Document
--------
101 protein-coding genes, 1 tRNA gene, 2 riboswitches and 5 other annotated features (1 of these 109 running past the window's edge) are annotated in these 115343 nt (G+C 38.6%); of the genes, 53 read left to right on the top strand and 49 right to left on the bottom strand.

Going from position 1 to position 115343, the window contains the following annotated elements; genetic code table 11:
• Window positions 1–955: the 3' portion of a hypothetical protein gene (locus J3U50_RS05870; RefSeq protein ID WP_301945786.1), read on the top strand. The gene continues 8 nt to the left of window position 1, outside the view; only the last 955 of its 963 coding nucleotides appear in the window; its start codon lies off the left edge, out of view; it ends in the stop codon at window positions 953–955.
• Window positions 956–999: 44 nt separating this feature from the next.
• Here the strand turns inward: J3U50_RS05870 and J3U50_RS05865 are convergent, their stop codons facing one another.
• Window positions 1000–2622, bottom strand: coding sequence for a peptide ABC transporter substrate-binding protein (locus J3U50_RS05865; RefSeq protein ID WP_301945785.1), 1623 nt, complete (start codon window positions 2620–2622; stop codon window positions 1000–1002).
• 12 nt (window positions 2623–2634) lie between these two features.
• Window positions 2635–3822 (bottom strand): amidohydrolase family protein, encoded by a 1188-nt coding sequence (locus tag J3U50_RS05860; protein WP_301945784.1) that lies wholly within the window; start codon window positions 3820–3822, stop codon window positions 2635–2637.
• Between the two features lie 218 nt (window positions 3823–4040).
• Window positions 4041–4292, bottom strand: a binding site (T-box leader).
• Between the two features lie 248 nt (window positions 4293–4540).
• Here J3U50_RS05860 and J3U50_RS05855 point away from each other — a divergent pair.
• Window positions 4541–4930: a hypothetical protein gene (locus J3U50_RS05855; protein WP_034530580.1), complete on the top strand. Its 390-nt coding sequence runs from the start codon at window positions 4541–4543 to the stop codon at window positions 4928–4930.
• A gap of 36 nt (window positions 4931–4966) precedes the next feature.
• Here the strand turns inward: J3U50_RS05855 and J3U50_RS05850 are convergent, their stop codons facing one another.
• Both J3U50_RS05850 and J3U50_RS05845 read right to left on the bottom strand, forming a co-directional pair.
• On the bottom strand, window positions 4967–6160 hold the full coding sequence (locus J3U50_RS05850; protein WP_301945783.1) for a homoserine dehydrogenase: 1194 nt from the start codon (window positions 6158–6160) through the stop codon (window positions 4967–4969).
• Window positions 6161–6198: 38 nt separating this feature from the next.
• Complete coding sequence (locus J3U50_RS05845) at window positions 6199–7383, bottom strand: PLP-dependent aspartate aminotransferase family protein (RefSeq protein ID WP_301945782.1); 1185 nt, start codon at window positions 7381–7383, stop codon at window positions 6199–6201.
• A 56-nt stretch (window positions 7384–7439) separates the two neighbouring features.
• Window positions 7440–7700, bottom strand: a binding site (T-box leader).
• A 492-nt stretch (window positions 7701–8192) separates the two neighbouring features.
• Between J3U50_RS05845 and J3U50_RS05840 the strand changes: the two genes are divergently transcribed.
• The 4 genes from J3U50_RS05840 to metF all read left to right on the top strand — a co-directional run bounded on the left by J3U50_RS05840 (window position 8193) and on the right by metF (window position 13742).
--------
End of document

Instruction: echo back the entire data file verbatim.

101 protein-coding genes, 1 tRNA gene, 2 riboswitches and 5 other annotated features (1 of these 109 running past the window's edge) are annotated in these 115343 nt (G+C 38.6%); of the genes, 53 read left to right on the top strand and 49 right to left on the bottom strand.

Going from position 1 to position 115343, the window contains the following annotated elements; genetic code table 11:
• Window positions 1–955: the 3' portion of a hypothetical protein gene (locus J3U50_RS05870; RefSeq protein ID WP_301945786.1), read on the top strand. The gene continues 8 nt to the left of window position 1, outside the view; only the last 955 of its 963 coding nucleotides appear in the window; its start codon lies off the left edge, out of view; it ends in the stop codon at window positions 953–955.
• Window positions 956–999: 44 nt separating this feature from the next.
• Here the strand turns inward: J3U50_RS05870 and J3U50_RS05865 are convergent, their stop codons facing one another.
• Window positions 1000–2622, bottom strand: coding sequence for a peptide ABC transporter substrate-binding protein (locus J3U50_RS05865; RefSeq protein ID WP_301945785.1), 1623 nt, complete (start codon window positions 2620–2622; stop codon window positions 1000–1002).
• 12 nt (window positions 2623–2634) lie between these two features.
• Window positions 2635–3822 (bottom strand): amidohydrolase family protein, encoded by a 1188-nt coding sequence (locus tag J3U50_RS05860; protein WP_301945784.1) that lies wholly within the window; start codon window positions 3820–3822, stop codon window positions 2635–2637.
• Between the two features lie 218 nt (window positions 3823–4040).
• Window positions 4041–4292, bottom strand: a binding site (T-box leader).
• Between the two features lie 248 nt (window positions 4293–4540).
• Here J3U50_RS05860 and J3U50_RS05855 point away from each other — a divergent pair.
• Window positions 4541–4930: a hypothetical protein gene (locus J3U50_RS05855; protein WP_034530580.1), complete on the top strand. Its 390-nt coding sequence runs from the start codon at window positions 4541–4543 to the stop codon at window positions 4928–4930.
• A gap of 36 nt (window positions 4931–4966) precedes the next feature.
• Here the strand turns inward: J3U50_RS05855 and J3U50_RS05850 are convergent, their stop codons facing one another.
• Both J3U50_RS05850 and J3U50_RS05845 read right to left on the bottom strand, forming a co-directional pair.
• On the bottom strand, window positions 4967–6160 hold the full coding sequence (locus J3U50_RS05850; protein WP_301945783.1) for a homoserine dehydrogenase: 1194 nt from the start codon (window positions 6158–6160) through the stop codon (window positions 4967–4969).
• Window positions 6161–6198: 38 nt separating this feature from the next.
• Complete coding sequence (locus J3U50_RS05845) at window positions 6199–7383, bottom strand: PLP-dependent aspartate aminotransferase family protein (RefSeq protein ID WP_301945782.1); 1185 nt, start codon at window positions 7381–7383, stop codon at window positions 6199–6201.
• A 56-nt stretch (window positions 7384–7439) separates the two neighbouring features.
• Window positions 7440–7700, bottom strand: a binding site (T-box leader).
• A 492-nt stretch (window positions 7701–8192) separates the two neighbouring features.
• Between J3U50_RS05845 and J3U50_RS05840 the strand changes: the two genes are divergently transcribed.
• The 4 genes from J3U50_RS05840 to metF all read left to right on the top strand — a co-directional run bounded on the left by J3U50_RS05840 (window position 8193) and on the right by metF (window position 13742).